Celia (As You Like It): Hufflepuff. With a more subdued personality than Rosalind, Celia is characterized by her fierce loyalty. When she’s forced to choose between staying in her father’s court and going into exile with Rosalind, she chooses to stand by her cousin, despite getting nothing for herself out of it. That’s a very Hufflepuff move.

The Taming of the Shrew: Slytherin. Yes, every single character. Katherina is a Slytherin. Petruchio is a Slytherin. Bianca, the sweet younger sister? That probably depends on your interpretation, but I see her as a Slytherin who sees how badly people react to Katherina’s “shrewish” disposition and consciously presents herself as the opposite.

Deadly Dysfunctional Families: King Lear and Harry Potter

I mentioned in my weekly sorting hat post that the siblings from King Lear remind me a lot of Sirius Black and his family. Well, once that occurred to me, I couldn’t stop thinking about it, and there are a huge number of parallels – as well as a few obvious differences.

Edgar and Sirius

The eldest son of a nobleman, Edgar is forced to run away from home when his younger brother convinces their father he’s plotting against him. Like Sirius, he’s accused of a crime he didn’t commit against a person he would never want to harm. And like Sirius, he’s forced to flee or face a horrible punishment. However, Sirius really did hate his parents, who were pretty awful people. It was his best friend – whose family treated him as their own son once he ran away from home – that he was accused of betraying. Edgar is also one of the few characters to survive the play, whereas Sirius is murdered by his cousin in Order of the Phoenix.

Edmund and Regulus

To be fair, Regulus Black was a better person than Edgar’s younger brother, Edmund. While he did join the Death Eaters, he quickly came to realize how evil Voldemort was and gave his life trying to stop him. Edmund, on the other hand, seems to repent somewhat as he’s dying but never redeems himself the way Regulus does. His decision to call off Cordelia’s execution is too little, too late. However, the rivalry and hatred between the two brothers and the contrast of a heroic older brother and a villainous (or at least morally gray) younger one is similar.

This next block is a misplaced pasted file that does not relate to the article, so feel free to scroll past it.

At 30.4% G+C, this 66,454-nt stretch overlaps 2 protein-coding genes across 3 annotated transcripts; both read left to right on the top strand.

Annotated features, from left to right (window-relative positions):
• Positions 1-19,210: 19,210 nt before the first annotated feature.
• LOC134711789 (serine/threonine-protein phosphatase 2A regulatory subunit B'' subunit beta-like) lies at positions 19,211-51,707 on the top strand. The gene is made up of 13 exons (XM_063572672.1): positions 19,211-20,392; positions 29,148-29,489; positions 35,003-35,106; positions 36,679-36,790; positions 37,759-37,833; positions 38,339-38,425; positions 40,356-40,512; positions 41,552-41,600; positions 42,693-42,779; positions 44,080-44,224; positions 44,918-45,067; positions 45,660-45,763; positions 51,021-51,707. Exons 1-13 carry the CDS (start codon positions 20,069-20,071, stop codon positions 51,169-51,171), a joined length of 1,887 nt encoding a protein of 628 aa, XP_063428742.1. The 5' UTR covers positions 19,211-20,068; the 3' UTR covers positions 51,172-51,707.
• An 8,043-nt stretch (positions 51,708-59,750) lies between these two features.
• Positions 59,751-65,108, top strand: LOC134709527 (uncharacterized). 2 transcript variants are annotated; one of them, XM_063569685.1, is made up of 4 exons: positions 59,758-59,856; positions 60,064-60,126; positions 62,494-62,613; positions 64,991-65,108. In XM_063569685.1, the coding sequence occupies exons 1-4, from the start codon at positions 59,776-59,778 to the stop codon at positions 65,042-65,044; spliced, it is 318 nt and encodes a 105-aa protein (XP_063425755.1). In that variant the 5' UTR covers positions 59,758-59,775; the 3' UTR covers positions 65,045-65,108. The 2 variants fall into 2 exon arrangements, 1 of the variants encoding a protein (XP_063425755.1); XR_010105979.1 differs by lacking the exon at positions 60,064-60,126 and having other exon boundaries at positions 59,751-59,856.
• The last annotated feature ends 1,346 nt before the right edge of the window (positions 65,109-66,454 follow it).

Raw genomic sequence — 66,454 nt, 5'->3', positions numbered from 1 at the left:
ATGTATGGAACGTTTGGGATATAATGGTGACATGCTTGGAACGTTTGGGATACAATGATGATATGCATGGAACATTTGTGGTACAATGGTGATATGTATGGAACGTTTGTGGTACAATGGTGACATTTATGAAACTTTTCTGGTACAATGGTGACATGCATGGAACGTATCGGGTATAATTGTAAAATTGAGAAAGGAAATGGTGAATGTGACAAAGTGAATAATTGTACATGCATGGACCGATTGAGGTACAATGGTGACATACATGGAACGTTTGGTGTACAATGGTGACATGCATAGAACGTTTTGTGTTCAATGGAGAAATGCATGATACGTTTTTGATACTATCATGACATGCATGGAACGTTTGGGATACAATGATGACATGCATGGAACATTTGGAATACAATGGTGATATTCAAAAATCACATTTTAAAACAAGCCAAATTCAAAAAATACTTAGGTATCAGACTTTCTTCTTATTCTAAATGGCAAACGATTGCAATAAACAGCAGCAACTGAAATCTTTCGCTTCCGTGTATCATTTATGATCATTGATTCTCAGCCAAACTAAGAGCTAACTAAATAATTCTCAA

Bellatrix and Regan

Regan is devoted to two things: her own attempts to gain power, and the equally evil man she loves. These two things consume her and drive her down darker and darker paths. She is arguably the worse of the two “bad” daughters, although that’s more up for debate than Bellatrix being the worst out of her family. Regardless, they have a lot in common.

Narcissa and Goneril

Like Regan, Goneril treats her father poorly, forces him to dismiss many of his knights, and eventually joins with Edmund to go to war with him. However, she then poisons her sister and commits suicide, thus ensuring a victory (however hollow) for the heroes. Likewise, Narcissa Malfoy’s lie to Voldemort allowed Harry to conceal his survival and go on to win the battle. As with Regulus, there are more shades of gray in Harry Potter: Narcissa had become disillusioned with her Dark Lord, whereas Goneril turned on her sister out of simple jealousy. The differences are important, but the similarities are there.

Andromeda and Cordelia

Again, these two have as many differences as they do similarities. Cordelia remains loyal to her father and returns to try to save him, while Andromeda walks away from her family and never looks back, never speaking to any of them again except her similarly rebellious cousin Sirius. While Andromeda was disinherited for marrying someone the family didn’t approve of and going against their prejudice, Cordelia’s offense was merely answering a question honestly instead of offering false flattery. However, the idea of a daughter refusing to give up her own principles and suffering for it holds true for both.

I’m not saying the siblings from Harry Potter are exactly like the ones from King Lear. The differences between them are as significant as the similarities: the Harry Potter series has more room for moral ambiguity, is less forgiving of bad parents, and allows different characters to survive the story. The fact that the three sisters and two brothers are cousins, rather than from separate families, impacts the story as well. For example, if Regan had tried to kill Edgar, it would not mean much; when Bellatrix kills Sirius, it’s even worse because they are cousins and likely grew up together.

The fact that Harry Potter is not a tragedy may also have an effect. However, I would argue that this particular family’s story is a tragedy even if the series as a whole isn’t. Sirius’ and Regulus’ stories certainly are, and there are few characters I feel more pity for than Andromeda, who lost her family as a young woman, her only remaining cousin twice after that, and the family she made for herself in a war against the family she was born into.

The families aren’t identical, but the similarities are astonishing: two brothers, three sisters, two good, three evil, the good ones shunned by their parents in favor of the bad ones, all of them pitted against each other in a war that doesn’t benefit any of them in the end. There are so many parallels there that I can hardly believe it was a coincidence, especially knowing that J.K. Rowling has cited another Shakespearean tragedy – Macbeth – as having influenced the series.

Sorting Hat Monday: King Lear